Friday 27 November, 2020

UWI economist: More data needed for post-COVID-19 policy-making

University of the West Indies (UWI) economist and senior lecturer, Dr Roger Hosein, is calling for more support for the Central Statistical Office (CSO) and movement toward the creation of the National Statistical Institute in order to bring stronger data-driven analyses for the way forward, post-COVID-19.

Dr Hosein told Loop News that allowing for more autonomy for data collection and analyses will assist in providing more informed decisions on managing the economy after the COVID-19 pandemic. 

He is also calling for action to be taken regarding the creation of the National Statistical Insititute of Trinidad and Tobago (NSITT).

“I think the CSO is a vital institution in the Trinidad and Tobago economy and plays a critical role in providing data to policy-makers. I think however it has been starved of resources in recent times and as a result it operates with a time lag so that, for example, data from the Continuous Sampling Survey of the Population (CSSP), to my knowledge is only available up to 2016, by administrative area and by type of worker."

"This would make it difficult for decision-makers to make informed comments and informed interventions, simply because the market since then would have changed, not only because of COVID-19 but because of the depression that the economy has found itself in.”

Dr Hosein said data regarding the labour market, in particular, is needed: “Some of the areas where I think more data is needed is in terms of the labour market in particular. For example, the review of the economy 2019 provides data in revision four format. The CSSP data does not have the same format as it stands, therefore it’s difficult to calculate output per worker."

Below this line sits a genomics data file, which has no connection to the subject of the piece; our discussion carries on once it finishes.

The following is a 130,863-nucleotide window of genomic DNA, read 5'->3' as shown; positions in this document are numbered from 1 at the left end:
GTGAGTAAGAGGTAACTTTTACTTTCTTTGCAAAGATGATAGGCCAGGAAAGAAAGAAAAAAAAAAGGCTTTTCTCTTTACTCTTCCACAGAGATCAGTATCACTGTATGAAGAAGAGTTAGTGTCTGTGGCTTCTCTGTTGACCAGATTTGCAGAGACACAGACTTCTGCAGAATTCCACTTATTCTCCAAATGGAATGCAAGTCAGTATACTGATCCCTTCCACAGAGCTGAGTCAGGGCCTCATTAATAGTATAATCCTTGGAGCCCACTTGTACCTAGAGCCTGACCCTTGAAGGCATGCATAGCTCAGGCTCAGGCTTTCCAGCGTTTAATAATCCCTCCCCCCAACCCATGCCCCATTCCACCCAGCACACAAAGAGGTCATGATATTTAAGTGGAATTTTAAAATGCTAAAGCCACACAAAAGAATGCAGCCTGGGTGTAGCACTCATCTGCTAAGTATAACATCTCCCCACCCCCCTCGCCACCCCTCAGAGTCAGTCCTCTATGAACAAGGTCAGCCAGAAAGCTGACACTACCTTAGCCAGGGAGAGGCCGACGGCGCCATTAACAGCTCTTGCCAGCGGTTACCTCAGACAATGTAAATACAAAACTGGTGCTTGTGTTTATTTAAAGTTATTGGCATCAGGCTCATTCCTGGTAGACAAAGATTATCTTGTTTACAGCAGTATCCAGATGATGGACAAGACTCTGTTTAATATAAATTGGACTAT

“Without output per worker data, it is challenging for policy makers to know where to allocate scarce resources in terms of which sector offers the highest return from a productivity perspective."

He said it would also be useful to obtain data about the labour market within the private sector.

"Also, we would like to know the number of workers in the private sector as compared to the state sector – this type of data, because it is now outdated, is not easily available enywhere else and therefore it compromises the capacity of policymakers to make sound decisions.”

Dr Hosein said that evidence-based policy-making is critical for the way forward. 

“Moving forward, the agenda has to be cleared for the CSO to be given more autonomy. The NSITT Bill has to be brought to Parliament and the National Statistical Institute has to be made into a reality."

“Without this Institute and greater autonomy for data collection and dissemination, the whole process would remain in a skewed position. I strongly urge the policy makers to make the National Statistical Institute a reality.”

Trinidad and Tobago's Real GDP Growth is forecasted to be -4.54 percent in 2020 as reported by International Monetary Fund (IMF).

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